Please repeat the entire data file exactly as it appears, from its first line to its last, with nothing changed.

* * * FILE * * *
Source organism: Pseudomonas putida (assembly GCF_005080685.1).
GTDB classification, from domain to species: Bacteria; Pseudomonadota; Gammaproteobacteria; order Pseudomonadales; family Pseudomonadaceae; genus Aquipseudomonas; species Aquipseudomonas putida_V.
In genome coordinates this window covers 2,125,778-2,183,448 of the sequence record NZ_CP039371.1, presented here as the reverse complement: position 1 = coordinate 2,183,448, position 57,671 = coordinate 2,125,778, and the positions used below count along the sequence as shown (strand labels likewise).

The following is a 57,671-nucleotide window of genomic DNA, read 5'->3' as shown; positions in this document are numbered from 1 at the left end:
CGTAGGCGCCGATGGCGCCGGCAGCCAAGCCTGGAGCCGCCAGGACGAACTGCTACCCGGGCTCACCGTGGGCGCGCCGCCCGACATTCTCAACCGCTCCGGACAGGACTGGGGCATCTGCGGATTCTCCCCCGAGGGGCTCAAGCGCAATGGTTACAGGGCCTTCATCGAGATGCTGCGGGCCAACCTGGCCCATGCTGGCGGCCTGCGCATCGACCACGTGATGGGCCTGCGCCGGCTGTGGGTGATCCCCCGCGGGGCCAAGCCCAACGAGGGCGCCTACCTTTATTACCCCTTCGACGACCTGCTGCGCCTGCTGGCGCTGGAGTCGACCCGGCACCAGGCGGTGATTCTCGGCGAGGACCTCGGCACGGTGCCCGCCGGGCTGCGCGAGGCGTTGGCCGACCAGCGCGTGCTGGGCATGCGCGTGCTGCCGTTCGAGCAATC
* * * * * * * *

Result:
Source organism: Pseudomonas putida (assembly GCF_005080685.1).
GTDB classification, from domain to species: Bacteria; Pseudomonadota; Gammaproteobacteria; order Pseudomonadales; family Pseudomonadaceae; genus Aquipseudomonas; species Aquipseudomonas putida_V.
In genome coordinates this window covers 2,125,778-2,183,448 of the sequence record NZ_CP039371.1, presented here as the reverse complement: position 1 = coordinate 2,183,448, position 57,671 = coordinate 2,125,778, and the positions used below count along the sequence as shown (strand labels likewise).

The following is a 57,671-nucleotide window of genomic DNA, read 5'->3' as shown; positions in this document are numbered from 1 at the left end:
CGTAGGCGCCGATGGCGCCGGCAGCCAAGCCTGGAGCCGCCAGGACGAACTGCTACCCGGGCTCACCGTGGGCGCGCCGCCCGACATTCTCAACCGCTCCGGACAGGACTGGGGCATCTGCGGATTCTCCCCCGAGGGGCTCAAGCGCAATGGTTACAGGGCCTTCATCGAGATGCTGCGGGCCAACCTGGCCCATGCTGGCGGCCTGCGCATCGACCACGTGATGGGCCTGCGCCGGCTGTGGGTGATCCCCCGCGGGGCCAAGCCCAACGAGGGCGCCTACCTTTATTACCCCTTCGACGACCTGCTGCGCCTGCTGGCGCTGGAGTCGACCCGGCACCAGGCGGTGATTCTCGGCGAGGACCTCGGCACGGTGCCCGCCGGGCTGCGCGAGGCGTTGGCCGACCAGCGCGTGCTGGGCATGCGCGTGCTGCCGTTCGAGCAATC